Cheney served a mission for the LDS Church to southern California from 1924 to 1926. Upon his return, he continued teaching in his home town and eventually became a principal there. In 1930, he recalled, he decided to attend the University of Idaho during the summer session as a master's-degree student; it was there that he had his first introduction into the world of folklore:
George Morey Miller was chairman of the English Department there and I had quite an experience with him to begin with. I went into a room where they were registering graduate students in English, and Miller sat down at the back. . . . he saw me, and he said, "Who are you?" and I announced my name, and he said, "Where are you from?" and I said, "Southeastern Idaho." He said, "Are you a Mormon?" and I said, "Yes, sir." And he said, "You admit it?" And I said, "Yes, I do," and he smiled for the first time and said, "There was a fellow came up from southeastern Idaho not long ago and he said he was a Presbyterian. He thought it wouldn't do him any good to say he was Mormon." He talked me into registering for a course in Child ballads, English, American, and Scottish popular ballads. . . . By the way, he actually knew and studied under Francis James Child.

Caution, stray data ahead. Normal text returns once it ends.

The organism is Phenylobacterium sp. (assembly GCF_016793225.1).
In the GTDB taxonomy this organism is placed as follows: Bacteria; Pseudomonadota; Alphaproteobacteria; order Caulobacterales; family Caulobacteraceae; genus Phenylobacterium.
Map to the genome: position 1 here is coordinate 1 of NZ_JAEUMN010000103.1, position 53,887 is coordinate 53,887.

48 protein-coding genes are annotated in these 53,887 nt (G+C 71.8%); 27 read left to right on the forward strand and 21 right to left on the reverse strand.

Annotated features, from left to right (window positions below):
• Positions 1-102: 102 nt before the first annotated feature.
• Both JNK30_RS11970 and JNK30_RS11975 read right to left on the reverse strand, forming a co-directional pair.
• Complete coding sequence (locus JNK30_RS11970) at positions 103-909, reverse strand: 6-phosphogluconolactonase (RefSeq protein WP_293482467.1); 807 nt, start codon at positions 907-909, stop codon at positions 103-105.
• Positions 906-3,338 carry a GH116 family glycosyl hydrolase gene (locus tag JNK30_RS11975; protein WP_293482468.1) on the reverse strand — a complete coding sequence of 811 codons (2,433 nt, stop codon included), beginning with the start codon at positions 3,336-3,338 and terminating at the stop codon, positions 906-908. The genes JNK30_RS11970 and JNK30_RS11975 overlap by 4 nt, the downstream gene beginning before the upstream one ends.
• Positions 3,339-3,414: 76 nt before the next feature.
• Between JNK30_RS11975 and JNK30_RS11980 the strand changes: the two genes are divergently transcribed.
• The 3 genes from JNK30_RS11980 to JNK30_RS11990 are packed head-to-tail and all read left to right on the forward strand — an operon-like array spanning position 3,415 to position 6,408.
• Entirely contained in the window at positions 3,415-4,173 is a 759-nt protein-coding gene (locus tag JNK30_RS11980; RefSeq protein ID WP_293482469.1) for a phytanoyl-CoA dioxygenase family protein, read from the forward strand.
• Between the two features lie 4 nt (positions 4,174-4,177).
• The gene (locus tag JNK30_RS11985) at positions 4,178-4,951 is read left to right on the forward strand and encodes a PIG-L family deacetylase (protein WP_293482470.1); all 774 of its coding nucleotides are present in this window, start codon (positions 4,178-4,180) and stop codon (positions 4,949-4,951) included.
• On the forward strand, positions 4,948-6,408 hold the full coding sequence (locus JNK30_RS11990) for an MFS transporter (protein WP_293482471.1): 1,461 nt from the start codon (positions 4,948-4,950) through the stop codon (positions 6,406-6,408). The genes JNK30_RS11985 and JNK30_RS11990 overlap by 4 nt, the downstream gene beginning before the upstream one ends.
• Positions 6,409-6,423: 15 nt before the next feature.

Miller persuaded Cheney to do his master's thesis on ballads, ballads to be collected among Mormons in Utah and Idaho. Cheney collected approximately seventy-five songs and compared them to the English and Scottish ballads in the Child canon. When I asked him how he did his field recordings, he stated that "I didn't work on the music at all there, I just collected the words. I did have them [the informants] sing the songs, and I learned some of the songs myself, but as far as those seventy-five songs were concerned, I didn't have the recording materials, there weren't recording devices available in the 1930s at all, well, not for the common people. It'd be so expensive, you simply couldn't do it. . . ." Cheney completed his coursework during the summer sessions and eventually graduated in 1936 after completing his thesis.